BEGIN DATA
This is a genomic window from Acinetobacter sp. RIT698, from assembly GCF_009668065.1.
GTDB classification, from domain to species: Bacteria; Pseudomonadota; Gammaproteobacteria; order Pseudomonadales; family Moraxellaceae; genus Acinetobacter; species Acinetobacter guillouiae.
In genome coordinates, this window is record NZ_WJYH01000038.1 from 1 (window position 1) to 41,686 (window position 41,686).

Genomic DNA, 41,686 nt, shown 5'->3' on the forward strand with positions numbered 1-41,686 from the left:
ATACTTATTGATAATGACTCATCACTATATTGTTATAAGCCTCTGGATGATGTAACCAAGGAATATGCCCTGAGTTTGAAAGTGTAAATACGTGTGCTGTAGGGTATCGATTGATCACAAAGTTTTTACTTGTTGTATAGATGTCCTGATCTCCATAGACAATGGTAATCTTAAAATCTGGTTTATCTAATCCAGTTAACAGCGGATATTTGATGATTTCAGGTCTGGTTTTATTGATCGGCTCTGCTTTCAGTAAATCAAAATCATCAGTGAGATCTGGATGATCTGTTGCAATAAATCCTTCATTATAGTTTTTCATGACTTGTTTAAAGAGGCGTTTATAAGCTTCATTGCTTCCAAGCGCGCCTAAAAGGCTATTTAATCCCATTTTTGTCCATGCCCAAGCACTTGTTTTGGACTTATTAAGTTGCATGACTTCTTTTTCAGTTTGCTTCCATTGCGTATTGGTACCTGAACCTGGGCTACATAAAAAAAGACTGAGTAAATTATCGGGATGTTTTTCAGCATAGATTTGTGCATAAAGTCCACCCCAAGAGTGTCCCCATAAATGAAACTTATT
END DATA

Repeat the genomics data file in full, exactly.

This is a genomic window from Acinetobacter sp. RIT698, from assembly GCF_009668065.1.
GTDB classification, from domain to species: Bacteria; Pseudomonadota; Gammaproteobacteria; order Pseudomonadales; family Moraxellaceae; genus Acinetobacter; species Acinetobacter guillouiae.
In genome coordinates, this window is record NZ_WJYH01000038.1 from 1 (window position 1) to 41,686 (window position 41,686).

Genomic DNA, 41,686 nt, shown 5'->3' on the forward strand with positions numbered 1-41,686 from the left:
ATACTTATTGATAATGACTCATCACTATATTGTTATAAGCCTCTGGATGATGTAACCAAGGAATATGCCCTGAGTTTGAAAGTGTAAATACGTGTGCTGTAGGGTATCGATTGATCACAAAGTTTTTACTTGTTGTATAGATGTCCTGATCTCCATAGACAATGGTAATCTTAAAATCTGGTTTATCTAATCCAGTTAACAGCGGATATTTGATGATTTCAGGTCTGGTTTTATTGATCGGCTCTGCTTTCAGTAAATCAAAATCATCAGTGAGATCTGGATGATCTGTTGCAATAAATCCTTCATTATAGTTTTTCATGACTTGTTTAAAGAGGCGTTTATAAGCTTCATTGCTTCCAAGCGCGCCTAAAAGGCTATTTAATCCCATTTTTGTCCATGCCCAAGCACTTGTTTTGGACTTATTAAGTTGCATGACTTCTTTTTCAGTTTGCTTCCATTGCGTATTGGTACCTGAACCTGGGCTACATAAAAAAAGACTGAGTAAATTATCGGGATGTTTTTCAGCATAGATTTGTGCATAAAGTCCACCCCAAGAGTGTCCCCATAAATGAAACTTATT